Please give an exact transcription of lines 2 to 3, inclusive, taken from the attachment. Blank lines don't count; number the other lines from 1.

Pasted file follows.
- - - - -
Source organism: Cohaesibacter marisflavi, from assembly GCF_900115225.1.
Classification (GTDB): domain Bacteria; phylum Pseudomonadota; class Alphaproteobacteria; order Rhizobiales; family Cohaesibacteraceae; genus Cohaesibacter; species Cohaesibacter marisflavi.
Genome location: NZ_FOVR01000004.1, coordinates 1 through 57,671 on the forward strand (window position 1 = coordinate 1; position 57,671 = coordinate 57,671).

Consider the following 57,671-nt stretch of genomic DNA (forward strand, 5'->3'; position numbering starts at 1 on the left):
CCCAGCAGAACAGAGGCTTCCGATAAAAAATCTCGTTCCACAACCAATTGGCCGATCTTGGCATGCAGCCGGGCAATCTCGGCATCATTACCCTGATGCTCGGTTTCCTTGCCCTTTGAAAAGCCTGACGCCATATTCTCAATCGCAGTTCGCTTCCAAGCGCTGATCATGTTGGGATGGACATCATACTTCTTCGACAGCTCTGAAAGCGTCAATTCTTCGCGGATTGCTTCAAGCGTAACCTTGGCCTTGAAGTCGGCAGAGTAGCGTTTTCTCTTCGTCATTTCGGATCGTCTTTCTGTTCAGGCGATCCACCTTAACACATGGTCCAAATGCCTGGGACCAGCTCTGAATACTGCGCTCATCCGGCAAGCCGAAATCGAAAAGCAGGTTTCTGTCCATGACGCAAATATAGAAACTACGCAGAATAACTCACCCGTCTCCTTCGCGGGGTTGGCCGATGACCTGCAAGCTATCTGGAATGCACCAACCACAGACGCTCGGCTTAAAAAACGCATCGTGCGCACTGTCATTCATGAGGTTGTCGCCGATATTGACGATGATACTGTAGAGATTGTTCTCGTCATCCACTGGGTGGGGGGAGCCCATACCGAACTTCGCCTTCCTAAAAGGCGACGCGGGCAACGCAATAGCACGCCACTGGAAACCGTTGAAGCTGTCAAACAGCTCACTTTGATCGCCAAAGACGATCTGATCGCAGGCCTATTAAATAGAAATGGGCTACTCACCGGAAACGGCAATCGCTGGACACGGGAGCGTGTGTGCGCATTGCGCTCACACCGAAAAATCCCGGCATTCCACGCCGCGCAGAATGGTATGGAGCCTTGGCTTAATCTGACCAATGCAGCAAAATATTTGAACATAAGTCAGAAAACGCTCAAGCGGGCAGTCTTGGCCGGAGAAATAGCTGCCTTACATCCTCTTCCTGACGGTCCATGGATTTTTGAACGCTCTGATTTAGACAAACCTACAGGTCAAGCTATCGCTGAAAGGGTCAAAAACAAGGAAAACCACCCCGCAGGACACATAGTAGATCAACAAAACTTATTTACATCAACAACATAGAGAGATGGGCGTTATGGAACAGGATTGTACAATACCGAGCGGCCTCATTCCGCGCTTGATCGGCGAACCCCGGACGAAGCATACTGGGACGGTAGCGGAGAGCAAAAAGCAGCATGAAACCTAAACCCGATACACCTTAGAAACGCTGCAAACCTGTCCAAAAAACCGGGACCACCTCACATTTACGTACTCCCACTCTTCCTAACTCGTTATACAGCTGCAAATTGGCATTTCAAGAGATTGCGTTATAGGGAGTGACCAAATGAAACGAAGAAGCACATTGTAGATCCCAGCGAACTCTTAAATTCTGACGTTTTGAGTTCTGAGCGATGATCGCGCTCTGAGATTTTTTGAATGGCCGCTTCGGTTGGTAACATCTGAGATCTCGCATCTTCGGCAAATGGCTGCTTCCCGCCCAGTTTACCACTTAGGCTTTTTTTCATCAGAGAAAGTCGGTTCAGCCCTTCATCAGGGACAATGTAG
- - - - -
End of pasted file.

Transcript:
Classification (GTDB): domain Bacteria; phylum Pseudomonadota; class Alphaproteobacteria; order Rhizobiales; family Cohaesibacteraceae; genus Cohaesibacter; species Cohaesibacter marisflavi.
Genome location: NZ_FOVR01000004.1, coordinates 1 through 57,671 on the forward strand (window position 1 = coordinate 1; position 57,671 = coordinate 57,671).